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Hugh J. McCormick

Kennebecasis Island

 

Hugh J. McCormick

Hugh J. McCormcik Champion Speed Skater

World Champion Speed Skater

 

 

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McCormick House History

McCORMICK HOUSE ESTATE had its start in the early part of the 1800s when immigrant brothers John and Raphael (Ralph) McCormick left the old country and landed in New Brunswick, Canada to start new lives in the New World. They were granted farmland on a small island located at the junction of the St. John and Kennebecasis Rivers. Here on Kennebecasis Island they built McCormick House in 1838 and harvested their land. McCormick House has remained a family estate under many stewardships from that humble start until present day.

A history of this McCormick family lineage can be viewed or downloaded through the folowing link:

McCormick Family Tree.

 

McCormick's Island - c1862

Kennebecasis Island Old Map

Throughout the 1800s and up until the early part of the 20th Century the McCormicks were born, lived and died on their Island. Life for them was self-sustaining, earning a living mainly from farming and fishing. It wasn't until the early 1900s that full-time year-round residency changed to summer only; like many other country folk from the area at that time, the McCormicks also followed the trend of urbanization by moving to the Province's main industrial centre (Saint John) to take advantage of better economic and employment opportunities in the city.

Prior to this move, life on McCormick's Island was simple and closely followed the seasons. Their livelihood consisted mostly of farming during the summer months and 'ice-fishing' in the winter. The school year for instance was from spring until late fall when, as winter began to set in, the rivers would start to ice over forcing the resident school teacher to leave the Island until the following spring when the rivers were once again ice-free and open to boat transportation. The winter season left the islanders somewhat isolated, especially in seasonal shoulder periods during winter's end points when river ice wouldn't be thick enough to safely cross over, even on foot. But when the inevitable cold temps did lay down enough ice they could again take advantage of the rivers' frozen surfaces as key travel routes, using horse-drawn sleigh, show shoes or ice skates to get off and on the island.

Despite 21st Century global climate change and warming trends, winters are still cold and long enough to develop thick ice in the rivers. The picture below was taken January 26, 2013, approaching McCormick's Island across the Milkish Channel. The Island's little summer cable ferry can be seen in the background frozen in the ice, with the ice surface itself smooth and clear of snow - perfect conditions for skating the long reaches of the Kennebecasis and St. John Rivers. (at 2pm the air temperature was -35C, calm with no breeze; local ice-fishers 'smelting' on the far shore reported the ice to be 12-inches thick)

McCormick House Winter

 

Hugh McCormickIn the late 1800s Hugh J. McCormick, a first generation McCormick, came into prominence as an ice skater. Hughie was born at McCormick House in 1854. Living on the Island people naturally used the rivers that surrounded it as their main course of transportation - even though the rivers froze in winter-time. During winter Hughie skated extensively up and down the long stretches of the St. John and Kennebecasis Rivers, consequently developing into a fast skater! During Hughie's time, throughout North America and Europe, speed skating became a very popular sport for recreation and in competition. Competitive speed skating was an activity that captured Hughie's interest, evolving into a passion for him. Not long after starting to compete in 1883 he began winning amateur and professional titles, eventually challenging the world champion, Axel Paulson of Norway, beating Paulson in a 3-race match at Minneapolis,MI in 1890 to become the World Professional Speed Skating Champion.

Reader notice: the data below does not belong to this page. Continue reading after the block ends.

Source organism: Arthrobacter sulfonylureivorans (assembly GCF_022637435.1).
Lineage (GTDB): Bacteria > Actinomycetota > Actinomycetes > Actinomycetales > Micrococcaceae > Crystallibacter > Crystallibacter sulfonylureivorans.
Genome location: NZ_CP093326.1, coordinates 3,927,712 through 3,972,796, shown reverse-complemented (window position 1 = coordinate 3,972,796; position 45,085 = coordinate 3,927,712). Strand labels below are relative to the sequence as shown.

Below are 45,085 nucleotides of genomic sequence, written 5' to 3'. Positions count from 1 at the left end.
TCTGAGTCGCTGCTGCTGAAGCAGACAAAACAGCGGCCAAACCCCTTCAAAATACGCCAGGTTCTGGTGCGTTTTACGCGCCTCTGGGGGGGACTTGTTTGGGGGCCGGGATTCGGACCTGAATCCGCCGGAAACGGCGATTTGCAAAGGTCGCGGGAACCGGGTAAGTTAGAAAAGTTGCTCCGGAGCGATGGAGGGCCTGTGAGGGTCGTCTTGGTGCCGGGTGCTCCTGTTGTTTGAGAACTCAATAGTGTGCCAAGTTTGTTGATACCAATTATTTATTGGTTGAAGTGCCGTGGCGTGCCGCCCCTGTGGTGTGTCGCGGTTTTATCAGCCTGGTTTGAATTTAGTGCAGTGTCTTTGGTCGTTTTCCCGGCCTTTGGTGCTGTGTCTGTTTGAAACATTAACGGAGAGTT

To know more about Hugh's speed skating career and rise to World Champion you can read the whole story here.

Further reference to Hugh J. McCormick and his many speed skating records can also be found at New Brunswick Sports Hall of Fame.

Hugh j McCormick (1b)

Hugh J. McCormick

In memory of Hughie and his sporting achievements there is a small PUB at McCormick House duly named "Hughie's Hole". Happy Hour starts at 7 o'clock with no concern for am or pm, and where the all-important question always begs: "so, who's round is it anyway...?" When you get the chance please do come join us for a wee dram, or whatever tickles your taste buds.

Hughie's Hole Pub

 

HH2

Today McCormick House Estate retains the original house and pub. The property is off-grid and extremely green, with night-lighting and heat provided as it was in times of old - candles, oil lamps and wood-burning stoves. The Estate remains intact - all 120 acres with 2km of pristine waterfront. It is still avidly used, with guests and visitors being very welcome.

A free house, an open house, an Irish house - hope to see you here soon.

Stove